Under Western pressure on Russia, Serbia may turn to China

As six Chinese Y-20 military cargo planes landed at Belgrade airport on April 10, carrying HQ-22 surface-to-air missile systems, China again demonstrated its reach in Europe.

The move, seen as a show of force by analysts, is part of a longer trend of increasing Chinese influence in Eastern Europe and Serbia in particular.

China has provided support to Serbia during the COVID pandemic and Serbia is by far the biggest beneficiary of Chinese investments in the Balkans. While Chinese investment in Serbia is still negligible compared to the EU – 70% of FDI in Serbia comes from the EU – China has shown willingness to invest in the most controversial projects, important for the economy Serbian.

Chinese investments in Serbia also receive extensive coverage in pro-government media. A 2020 poll by the Institute of European Affairs showed that 40% of Serbian citizens [wrongly] regard China as their biggest donor. Only 17.6% thought it was the EU, with 14.6% citing Russia.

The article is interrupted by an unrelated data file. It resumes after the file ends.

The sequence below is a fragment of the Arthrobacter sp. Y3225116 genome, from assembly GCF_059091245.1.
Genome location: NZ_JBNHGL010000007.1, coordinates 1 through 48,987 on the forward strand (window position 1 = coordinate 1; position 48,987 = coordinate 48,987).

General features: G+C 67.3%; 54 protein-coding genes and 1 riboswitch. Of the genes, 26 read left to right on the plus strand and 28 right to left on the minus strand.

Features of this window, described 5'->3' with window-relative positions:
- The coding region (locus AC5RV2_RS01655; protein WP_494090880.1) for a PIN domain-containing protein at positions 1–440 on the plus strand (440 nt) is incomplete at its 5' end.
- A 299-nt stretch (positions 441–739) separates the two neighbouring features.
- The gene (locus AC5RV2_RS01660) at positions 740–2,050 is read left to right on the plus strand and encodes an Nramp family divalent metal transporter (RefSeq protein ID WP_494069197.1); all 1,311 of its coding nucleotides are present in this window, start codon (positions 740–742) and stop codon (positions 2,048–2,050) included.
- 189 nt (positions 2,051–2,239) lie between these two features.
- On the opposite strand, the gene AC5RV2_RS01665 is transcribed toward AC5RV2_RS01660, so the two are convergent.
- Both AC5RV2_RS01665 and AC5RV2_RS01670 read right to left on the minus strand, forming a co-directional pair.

More recently, the media hailed an “iron friendship” between the two countries and translated China’s opposition to “external forces exerting political pressure on sovereign countries, and… forcing other countries to take sides,” referring to EU pressure on Serbia to follow Western sanctions against Russia.

Serbian President Aleksandar Vučić defended Belgrade’s decision to buy Chinese weapons and responded to criticism from Montenegrin President Milo Đukanović and Kosovar leader Albin Kurti, saying “it is better to be a lone wolf than a hyena or a flying fly”. He accused the two politicians of “spreading hatred towards Serbia”.

However, Serbia does not seem to be making a complete turn towards China. The day after the announced delivery of Chinese weapons systems, state broadcaster Radio Television Serbia, RTS, announced plans to acquire French-made Rafal fighter jets, marking a potential break with a 60-year-old tradition of using Russian systems. -produced MiG fighters.

RTS estimated that “Serbia is making a complete shift in combat aviation and moving to Western technology”, also quoting a former pilot saying: “The budget [rather than friendship with Russia or France] will decide [the matter]; pen and paper will decide.

Pro-Russian sentiment cannot be ignored

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